Sunday, 1 January 2012

The 10 Best Films of 2011

Top-10 lists are mandatory! There are no exceptions!

Nevertheless, I'll admit that they're also kinda fun. It's neat to compare notes with fellow film buffs and see where we differ. That's the great thing about any type of art - every opinion is valid, no matter how agreeable or contrarian you tend to be. Anyway! Here, in ranked order, are my top 10 films of 2011, a year with some seriously great cinema.

Midnight in Paris
In a true return to form, Woody Allen brings us a lovely tale of fantasy, romance, and nostalgia. Witty, adorable, and beautifully shot, Midnight in Paris is delightful viewing. Goes great with a background in art history and modern literature, but otherwise still incredibly enjoyable.

Markus Schleinzer's Michael is a horrifying, bone-chilling look at a pedophile who keeps a small boy locked up in his basement. Schleinzer is Michael Haneke's protégé, so be prepared to hold your breath. This film is the definition of slow-burn, not unlike Gus Van Sant's Elephant. Not to be confused with Ribhu Dasgupta's Michael (also 2011), a film about a completely different subject. 

The Kid with a Bike
The Dardenne duo have crafted an honest film that is one of the most realistic I've seen in years. Despite an initial viewing that inspired me to give this film a rating of AB+ (3/4), a reconsideration (and second viewing) has me convinced: The Kid With a Bike is undeniably a beautiful film of innocence and longing.

The Descendants
Director Alexander Payne is truly the master of character development. In this charming (albeit slightly Oscar-baity) dramedy, George Clooney delivers one of the best performances of his career. To say these characters are multi-faceted is the cinematic understatement of 2011, and The Descendants should be the new standard in this recent wave of "human" films. Funny, heartfelt, and thought-provoking.

Martha Marcy May Marlene
Mary-Kate who? Consider the Olsen twins outdone: their sister Elizabeth has officially commanded our attention. Sean Durkin's Martha Marcy May Marlene is a scarily-bizarre look into a communal nightmare that Elizabeth's character can't seem to escape. "Did you ever have that feeling where you can't tell is something's a memory or if it's something you dreamed?"

Pardon my language, but fuck the phrase "chick flick." (It's a shame that one of the Bridesmaids posters included the expression to attract skeptical male audiences.) I've read one too many articles about what Bridesmaids proved, and these trashy, lazy pieces usually argue the shocking realization of "Wow! Women are actually funny!" Bullshit. Women have always been hilarious, and it's more than a little embarrassing for us in the film world to finally "figure" this out now. All Bridesmaids proved was that truly funny movies do well with audiences, and Kristen Wiig and her co-writer Annie Mumolo wrote a script that is one of the funniest in at least a decade. Wiig, who has delivered what I believe to be the strongest female lead performance of the year, deserves a Best Actress nomination. Bridesmaids is the real deal, and let's hope Wiig and co. have opened some minds.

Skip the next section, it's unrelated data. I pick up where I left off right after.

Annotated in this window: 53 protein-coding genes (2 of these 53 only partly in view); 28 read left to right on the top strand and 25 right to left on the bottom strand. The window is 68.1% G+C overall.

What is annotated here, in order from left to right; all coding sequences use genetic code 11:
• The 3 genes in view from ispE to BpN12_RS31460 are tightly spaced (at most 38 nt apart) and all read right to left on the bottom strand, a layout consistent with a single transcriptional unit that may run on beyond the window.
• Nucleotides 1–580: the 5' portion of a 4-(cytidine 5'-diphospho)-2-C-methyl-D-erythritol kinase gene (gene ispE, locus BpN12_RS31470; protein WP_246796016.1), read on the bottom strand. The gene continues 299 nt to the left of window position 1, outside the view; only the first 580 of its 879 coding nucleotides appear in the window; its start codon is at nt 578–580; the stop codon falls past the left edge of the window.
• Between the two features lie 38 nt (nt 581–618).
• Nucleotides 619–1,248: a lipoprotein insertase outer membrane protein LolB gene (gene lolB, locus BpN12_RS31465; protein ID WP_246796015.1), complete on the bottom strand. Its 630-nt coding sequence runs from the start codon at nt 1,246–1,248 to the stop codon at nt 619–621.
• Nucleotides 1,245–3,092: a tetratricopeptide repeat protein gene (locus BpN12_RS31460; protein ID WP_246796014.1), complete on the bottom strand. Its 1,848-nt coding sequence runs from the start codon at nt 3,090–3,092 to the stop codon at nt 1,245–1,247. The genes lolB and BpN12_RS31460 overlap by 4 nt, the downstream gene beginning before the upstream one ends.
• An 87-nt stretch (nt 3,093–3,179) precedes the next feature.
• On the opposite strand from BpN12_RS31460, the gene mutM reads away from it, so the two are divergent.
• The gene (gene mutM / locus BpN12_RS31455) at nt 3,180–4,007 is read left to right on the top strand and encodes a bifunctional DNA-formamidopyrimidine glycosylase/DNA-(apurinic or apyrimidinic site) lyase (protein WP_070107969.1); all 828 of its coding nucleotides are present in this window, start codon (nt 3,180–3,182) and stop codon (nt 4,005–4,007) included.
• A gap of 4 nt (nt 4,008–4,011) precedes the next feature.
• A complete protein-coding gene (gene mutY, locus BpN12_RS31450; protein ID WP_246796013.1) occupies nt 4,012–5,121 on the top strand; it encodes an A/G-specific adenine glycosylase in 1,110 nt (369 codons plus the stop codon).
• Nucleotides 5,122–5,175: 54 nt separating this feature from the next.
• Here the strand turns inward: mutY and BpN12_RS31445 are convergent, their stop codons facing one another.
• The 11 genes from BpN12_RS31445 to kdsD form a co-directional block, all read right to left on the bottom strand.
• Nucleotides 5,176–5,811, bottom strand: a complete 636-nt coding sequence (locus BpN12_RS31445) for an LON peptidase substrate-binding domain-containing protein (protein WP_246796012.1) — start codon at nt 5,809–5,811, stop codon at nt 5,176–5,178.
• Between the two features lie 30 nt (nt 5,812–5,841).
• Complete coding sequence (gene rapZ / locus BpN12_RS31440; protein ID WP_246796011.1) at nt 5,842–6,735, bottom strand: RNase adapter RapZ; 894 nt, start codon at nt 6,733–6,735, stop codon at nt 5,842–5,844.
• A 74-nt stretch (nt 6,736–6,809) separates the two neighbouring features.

The Artist
Easily one of the most eminently watchable films of 2011, The Artist is a wonderful homage to cinema and its roots. The film's polish is on a level rarely seen, and as a result The Artist is difficult to fault. The silence here is (Oscar) golden, and director Michel Hazanavicius has a lot of accolades to look forward to. Don't miss this unique slice of originality.

It's a damn shame that Drive did so poorly at the box office, and while I have numerous theories as to why it failed, the film is still excellent. Ryan Gosling redefines cool, Cliff Martinez's score has us bobbing our head along for the ride, and Nicholas Winding Refn's direction is artistic in its brutality and style, and Hollywood in its sheer adrenaline-pumping awesome. Also, Albert Brooks. 

The Tree of Life
Terrence Malick's masterpiece has me utterly under its spell. If I had the ability to convey exactly what I feel when I see this film, I would. The Tree of Life is cosmic and gorgeous; a celebration of life and all its dichotomies. The combination of the universe's wonders make The Tree of Life a cinematic experience that has the unreal ability to reduce you back to your inner child.

Take Shelter
Finally, my number one movie of the year is Take Shelter, a deeply-rattling drama with Michael Shannon as Curtis, a blue-collar construction worker who is plagued with apocalyptic visions. In what is easily the best male performance of 2011, Shannon's Curtis will make you a believer in his nightmares, which range from disturbing to shocking to world-ending. Take Shelter is truly gripping, and the feeling of dread this film exudes will get under your skin and attach itself to your very core. Kudos also go to director / writer Jeff Nichols, who has the imagination of a brilliant madman, and the always-wonderful Jessica Chastain playing Curtis' wife, who tries her very hardest to accept him and his premonitions. Hold on, breathe deeply, and Take Shelter.

Runner-ups: Starbuck, Certified Copy, Attack the Block, Moneyball, Gerhard Richter: Painting, The Guard, Carnage, Project Nim, The Cave of Forgotten Dreams, Shame, The Girl with the Dragon Tattoo

And that's it! It's been a wonderful year for movies, and if 2012 brings a similar level of quality, we could only be so lucky. To those of you who have read this blog through our first year, thank you very much. To everyone else, I hope you enjoy our humble hobby of writing about films. Thank you, Happy New Year, and we'll meet back to compare again in ~365 exciting, film-filled days!

1 comment:

  1. Great List! Can't wait to see some of these!